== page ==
Airbus is completing structural assembly of the first A321XLR, as the airframer prepares to commence flight-testing next year and maintain its entry-into-service target of 2023.

Designated with the serial number MSN11000 the long-range twinjet has been assembled at the Hamburg Finkenwerder plant.

Fuselage, empennage and wing mating have all been carried out and the aircraft’s landing-gear has been fitted.

The major sections had been delivered to the final assembly line – known as FAL Line 2, located inside the Hangar 9 building – from various Airbus supplier plants by November.

Two other flight-test aircraft, MSN11958 and MSN11080, are being constructed at Finkenwerder but other Airbus assembly lines will ultimately be used to produce A321XLRs.

A321XLR at FAL-c-Airbus

Source: Airbus

Airbus’s first A321XLR, MSN11000, will commence flight-testing in 2022

“It is important for sure that all the teams learn from the experience in Hamburg so we can bring this knowledge to the other facilities,” says A320-family programme head Michael Menking.

Mating of the aft and forward fuselage sections, including the structures containing the rear centre tank that gives the XLR its range, took place at Station 41 within the Hamburg plant.

Supplied by Premium Aerotec, the tank has capacity for 12,900 litres of fuel. The XLR, which will have a range of 4,700nm, is also fitted with a larger waste-water tank.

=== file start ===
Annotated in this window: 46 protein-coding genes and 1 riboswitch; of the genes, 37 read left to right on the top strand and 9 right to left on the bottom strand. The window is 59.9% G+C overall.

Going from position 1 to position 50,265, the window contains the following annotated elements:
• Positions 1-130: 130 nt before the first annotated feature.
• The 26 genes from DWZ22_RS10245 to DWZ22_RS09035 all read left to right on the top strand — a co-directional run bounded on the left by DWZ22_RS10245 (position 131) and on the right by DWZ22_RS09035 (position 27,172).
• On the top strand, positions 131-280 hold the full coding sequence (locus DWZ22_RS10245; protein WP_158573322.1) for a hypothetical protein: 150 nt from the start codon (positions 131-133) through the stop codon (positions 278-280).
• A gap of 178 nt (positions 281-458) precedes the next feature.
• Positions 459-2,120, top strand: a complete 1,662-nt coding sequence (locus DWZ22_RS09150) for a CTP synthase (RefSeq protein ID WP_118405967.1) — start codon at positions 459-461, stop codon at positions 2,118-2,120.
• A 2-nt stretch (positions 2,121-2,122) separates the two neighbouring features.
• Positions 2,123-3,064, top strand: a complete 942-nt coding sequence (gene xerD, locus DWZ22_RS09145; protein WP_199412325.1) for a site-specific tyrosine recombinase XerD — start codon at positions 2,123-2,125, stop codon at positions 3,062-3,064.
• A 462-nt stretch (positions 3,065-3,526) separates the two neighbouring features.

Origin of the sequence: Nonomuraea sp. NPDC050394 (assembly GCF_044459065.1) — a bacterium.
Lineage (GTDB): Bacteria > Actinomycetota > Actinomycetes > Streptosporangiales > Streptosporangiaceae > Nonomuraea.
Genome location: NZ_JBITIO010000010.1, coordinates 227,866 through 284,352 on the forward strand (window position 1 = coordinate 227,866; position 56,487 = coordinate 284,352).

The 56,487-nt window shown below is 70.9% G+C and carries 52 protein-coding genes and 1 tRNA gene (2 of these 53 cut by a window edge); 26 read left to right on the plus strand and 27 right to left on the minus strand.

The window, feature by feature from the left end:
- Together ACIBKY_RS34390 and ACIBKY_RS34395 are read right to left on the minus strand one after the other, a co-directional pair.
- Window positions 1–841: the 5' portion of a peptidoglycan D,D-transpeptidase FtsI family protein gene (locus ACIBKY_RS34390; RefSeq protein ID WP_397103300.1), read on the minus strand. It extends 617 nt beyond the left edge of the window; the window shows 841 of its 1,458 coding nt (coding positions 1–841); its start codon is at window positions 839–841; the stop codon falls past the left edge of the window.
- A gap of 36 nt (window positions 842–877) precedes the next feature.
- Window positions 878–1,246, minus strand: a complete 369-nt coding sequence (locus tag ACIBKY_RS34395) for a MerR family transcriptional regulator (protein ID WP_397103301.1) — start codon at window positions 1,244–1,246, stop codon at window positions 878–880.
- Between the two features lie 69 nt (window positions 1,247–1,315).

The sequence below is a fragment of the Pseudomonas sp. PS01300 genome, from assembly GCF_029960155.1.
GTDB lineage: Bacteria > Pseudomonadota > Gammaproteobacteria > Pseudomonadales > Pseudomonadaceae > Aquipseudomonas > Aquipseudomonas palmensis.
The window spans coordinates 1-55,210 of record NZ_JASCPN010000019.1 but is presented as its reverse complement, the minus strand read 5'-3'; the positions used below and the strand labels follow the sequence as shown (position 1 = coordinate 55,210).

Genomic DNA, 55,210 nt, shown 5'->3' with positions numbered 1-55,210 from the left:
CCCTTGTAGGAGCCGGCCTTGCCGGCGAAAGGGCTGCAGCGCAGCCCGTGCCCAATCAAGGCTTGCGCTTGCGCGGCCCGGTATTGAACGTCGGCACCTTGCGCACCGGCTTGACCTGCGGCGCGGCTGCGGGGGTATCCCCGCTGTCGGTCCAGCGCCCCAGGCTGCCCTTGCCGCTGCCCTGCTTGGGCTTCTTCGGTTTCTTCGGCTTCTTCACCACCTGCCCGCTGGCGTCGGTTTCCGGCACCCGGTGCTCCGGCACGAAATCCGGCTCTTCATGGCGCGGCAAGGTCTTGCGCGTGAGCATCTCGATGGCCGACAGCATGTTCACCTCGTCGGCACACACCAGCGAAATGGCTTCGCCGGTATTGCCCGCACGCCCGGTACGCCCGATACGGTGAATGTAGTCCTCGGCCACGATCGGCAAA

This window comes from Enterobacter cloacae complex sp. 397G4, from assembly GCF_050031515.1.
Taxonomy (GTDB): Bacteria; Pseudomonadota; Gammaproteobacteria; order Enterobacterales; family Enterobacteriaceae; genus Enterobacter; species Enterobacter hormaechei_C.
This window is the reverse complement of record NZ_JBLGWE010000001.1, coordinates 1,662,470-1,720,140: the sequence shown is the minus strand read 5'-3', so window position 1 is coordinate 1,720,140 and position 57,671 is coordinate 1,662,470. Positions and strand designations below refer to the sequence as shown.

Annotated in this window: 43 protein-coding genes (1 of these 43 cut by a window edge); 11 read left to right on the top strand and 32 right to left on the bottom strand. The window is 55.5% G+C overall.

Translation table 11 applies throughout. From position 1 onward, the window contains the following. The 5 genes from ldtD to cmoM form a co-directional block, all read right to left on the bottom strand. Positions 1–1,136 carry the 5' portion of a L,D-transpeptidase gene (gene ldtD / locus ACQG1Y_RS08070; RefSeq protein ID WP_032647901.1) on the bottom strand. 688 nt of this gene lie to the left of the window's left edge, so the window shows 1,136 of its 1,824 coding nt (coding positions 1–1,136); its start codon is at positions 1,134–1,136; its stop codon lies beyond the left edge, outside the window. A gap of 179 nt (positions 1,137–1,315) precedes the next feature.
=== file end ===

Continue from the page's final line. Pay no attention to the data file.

The assembled fuselage was then transferred by crane to Station 40, positioned for wing and landing-gear attachment, before being moved to Station 35 for fitting of the vertical fin and horizontal stabiliser. Various other components were also fitted, including modifications to the fuel system which connects to the rear centre tank.

After undergoing hydraulic power-on, the aircraft was taken to Station 25 for pressurisation checks, interior fitting, avionics and other systems testing. The last stage on the final assembly line will comprise installation of cabin furnishings including seats for the flight-test personnel.

“This test aircraft has a partial cabin installed to leave space for all the required flight-test equipment,” says head of A320-family value-stream management Gerd Weber.

“There is a lot of documentation work to be done, especially for flight-test installation, which is very different from our serial process. So this requires a special focus by all the teams in closing the documentation and dealing with any discrepancies.”

But he says that, in terms of final assembly, there is “not a big variation” compared with the production of other A321 models.

“The major differences in the XLR are seen in the [pre-final assembly stage], at section assembly level, where the rear centre tank is installed, for example.”

MSN11000 is still to have its CFM International Leap-1A engines fitted as well as the full suite of flight-test instrumentation. It will then undergo further checks – including landing-gear retraction – and painting before being transferred to Airbus’s flight-test division.